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Characterization and Diagnosis of Cancer by Native Fluorescence Spectroscopy of Human Urine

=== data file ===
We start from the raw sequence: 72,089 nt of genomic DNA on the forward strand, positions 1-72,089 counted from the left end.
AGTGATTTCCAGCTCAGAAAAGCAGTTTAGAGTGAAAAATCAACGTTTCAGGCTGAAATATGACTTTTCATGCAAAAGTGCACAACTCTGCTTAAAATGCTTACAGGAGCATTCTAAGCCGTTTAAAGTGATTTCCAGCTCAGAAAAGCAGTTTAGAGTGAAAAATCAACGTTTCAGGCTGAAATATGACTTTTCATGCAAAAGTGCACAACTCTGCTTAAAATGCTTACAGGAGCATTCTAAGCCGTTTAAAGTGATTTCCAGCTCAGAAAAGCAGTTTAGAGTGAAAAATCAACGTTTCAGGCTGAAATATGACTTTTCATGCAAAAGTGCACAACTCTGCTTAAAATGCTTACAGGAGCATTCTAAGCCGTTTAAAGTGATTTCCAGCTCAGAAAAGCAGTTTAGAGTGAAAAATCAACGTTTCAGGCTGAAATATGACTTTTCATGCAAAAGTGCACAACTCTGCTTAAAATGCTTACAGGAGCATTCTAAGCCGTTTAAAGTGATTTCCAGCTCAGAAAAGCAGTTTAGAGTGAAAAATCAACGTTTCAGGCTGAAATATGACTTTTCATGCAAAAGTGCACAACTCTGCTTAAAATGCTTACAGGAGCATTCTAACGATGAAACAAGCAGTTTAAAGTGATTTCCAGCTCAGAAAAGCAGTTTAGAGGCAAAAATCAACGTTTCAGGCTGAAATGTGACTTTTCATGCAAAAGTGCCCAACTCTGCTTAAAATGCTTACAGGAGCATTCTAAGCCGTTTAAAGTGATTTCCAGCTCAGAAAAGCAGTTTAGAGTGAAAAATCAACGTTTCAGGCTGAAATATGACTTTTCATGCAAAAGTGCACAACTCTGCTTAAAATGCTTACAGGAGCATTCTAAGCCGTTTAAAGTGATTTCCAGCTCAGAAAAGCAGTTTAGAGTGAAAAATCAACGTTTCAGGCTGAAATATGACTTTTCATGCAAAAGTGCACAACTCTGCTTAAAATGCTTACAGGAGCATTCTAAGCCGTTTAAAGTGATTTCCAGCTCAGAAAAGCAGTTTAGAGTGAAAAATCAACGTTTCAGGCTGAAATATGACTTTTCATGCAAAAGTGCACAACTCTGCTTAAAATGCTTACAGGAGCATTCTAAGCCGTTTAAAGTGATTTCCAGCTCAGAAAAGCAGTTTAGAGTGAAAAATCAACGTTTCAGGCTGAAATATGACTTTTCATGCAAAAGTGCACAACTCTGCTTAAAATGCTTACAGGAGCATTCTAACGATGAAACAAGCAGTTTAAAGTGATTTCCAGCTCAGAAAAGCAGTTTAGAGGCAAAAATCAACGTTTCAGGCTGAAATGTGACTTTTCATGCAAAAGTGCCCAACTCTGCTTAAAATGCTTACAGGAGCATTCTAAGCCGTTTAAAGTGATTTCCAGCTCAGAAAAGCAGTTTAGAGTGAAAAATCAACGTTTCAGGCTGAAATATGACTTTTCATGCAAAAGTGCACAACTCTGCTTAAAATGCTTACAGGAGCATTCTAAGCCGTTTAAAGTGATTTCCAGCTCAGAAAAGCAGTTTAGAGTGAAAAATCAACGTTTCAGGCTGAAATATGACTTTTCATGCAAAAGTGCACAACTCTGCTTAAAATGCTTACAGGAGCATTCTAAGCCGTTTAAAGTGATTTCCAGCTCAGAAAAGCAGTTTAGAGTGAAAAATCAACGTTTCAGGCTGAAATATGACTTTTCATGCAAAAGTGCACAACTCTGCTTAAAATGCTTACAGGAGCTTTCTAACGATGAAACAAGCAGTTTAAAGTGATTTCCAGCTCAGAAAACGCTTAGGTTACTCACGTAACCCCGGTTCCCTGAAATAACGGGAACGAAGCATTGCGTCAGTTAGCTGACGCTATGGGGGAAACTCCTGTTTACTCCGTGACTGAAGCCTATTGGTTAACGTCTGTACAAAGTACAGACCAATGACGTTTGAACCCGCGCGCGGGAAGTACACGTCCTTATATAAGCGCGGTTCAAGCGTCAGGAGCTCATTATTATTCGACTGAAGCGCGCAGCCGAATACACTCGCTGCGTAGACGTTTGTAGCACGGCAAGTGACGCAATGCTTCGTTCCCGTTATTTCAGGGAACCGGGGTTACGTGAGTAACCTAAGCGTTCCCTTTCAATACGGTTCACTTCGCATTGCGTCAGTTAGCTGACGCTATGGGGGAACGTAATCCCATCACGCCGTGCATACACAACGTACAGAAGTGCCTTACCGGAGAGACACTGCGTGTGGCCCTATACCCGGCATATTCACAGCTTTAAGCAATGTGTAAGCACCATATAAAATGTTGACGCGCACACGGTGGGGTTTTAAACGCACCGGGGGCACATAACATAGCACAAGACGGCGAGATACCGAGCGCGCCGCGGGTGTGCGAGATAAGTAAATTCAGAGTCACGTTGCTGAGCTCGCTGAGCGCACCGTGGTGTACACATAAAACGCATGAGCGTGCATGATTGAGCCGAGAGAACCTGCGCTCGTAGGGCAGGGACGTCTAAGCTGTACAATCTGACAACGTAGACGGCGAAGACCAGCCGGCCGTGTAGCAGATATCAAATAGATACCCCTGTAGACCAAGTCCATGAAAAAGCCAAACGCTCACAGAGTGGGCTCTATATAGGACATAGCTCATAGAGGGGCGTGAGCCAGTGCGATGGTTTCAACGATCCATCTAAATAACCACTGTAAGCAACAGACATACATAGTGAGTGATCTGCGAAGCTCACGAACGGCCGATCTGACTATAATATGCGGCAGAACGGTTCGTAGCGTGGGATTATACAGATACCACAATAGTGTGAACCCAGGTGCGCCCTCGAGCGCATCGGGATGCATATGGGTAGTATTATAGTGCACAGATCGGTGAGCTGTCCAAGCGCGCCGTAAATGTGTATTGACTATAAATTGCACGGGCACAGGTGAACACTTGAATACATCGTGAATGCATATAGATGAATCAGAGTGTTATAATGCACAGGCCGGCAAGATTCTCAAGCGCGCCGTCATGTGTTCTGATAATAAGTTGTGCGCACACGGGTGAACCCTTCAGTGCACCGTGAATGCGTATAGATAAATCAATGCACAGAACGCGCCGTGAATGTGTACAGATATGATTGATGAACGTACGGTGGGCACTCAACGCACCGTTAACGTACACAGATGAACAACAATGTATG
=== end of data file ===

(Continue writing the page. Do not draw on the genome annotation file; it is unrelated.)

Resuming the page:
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Urine is one of the diagnostically important bio fluids, as it has different metabolites in it, where many of them are native fluorophores. Native fluorescence characteristics of human urine samples were studied using excitation–emission matrices (EEMs) over a range of excitation and emission wavelengths, and emission spectra at 405 nm excitation, to discriminate patients with cancer from the normal subjects. The fluorescence spectra of urine samples of cancer patients exhibit considerable spectral differences in both EEMs and emission spectra with respect to normal subjects. Different ratios were calculated using the fluorescence intensity values of the emission spectra and they were used as input variables for a multiple linear discriminant analysis across different groups. The discriminant analysis classifies 94.7% of the original grouped cases and 94.1% of the cross-validated grouped cases correctly. Based on the fluorescence emission characteristics of urine and statistical analysis, it may be concluded that the fluorophores nicotinamide adenine dinucleotide (NADH) and flavins may be considered as metabolomic markers of cancer.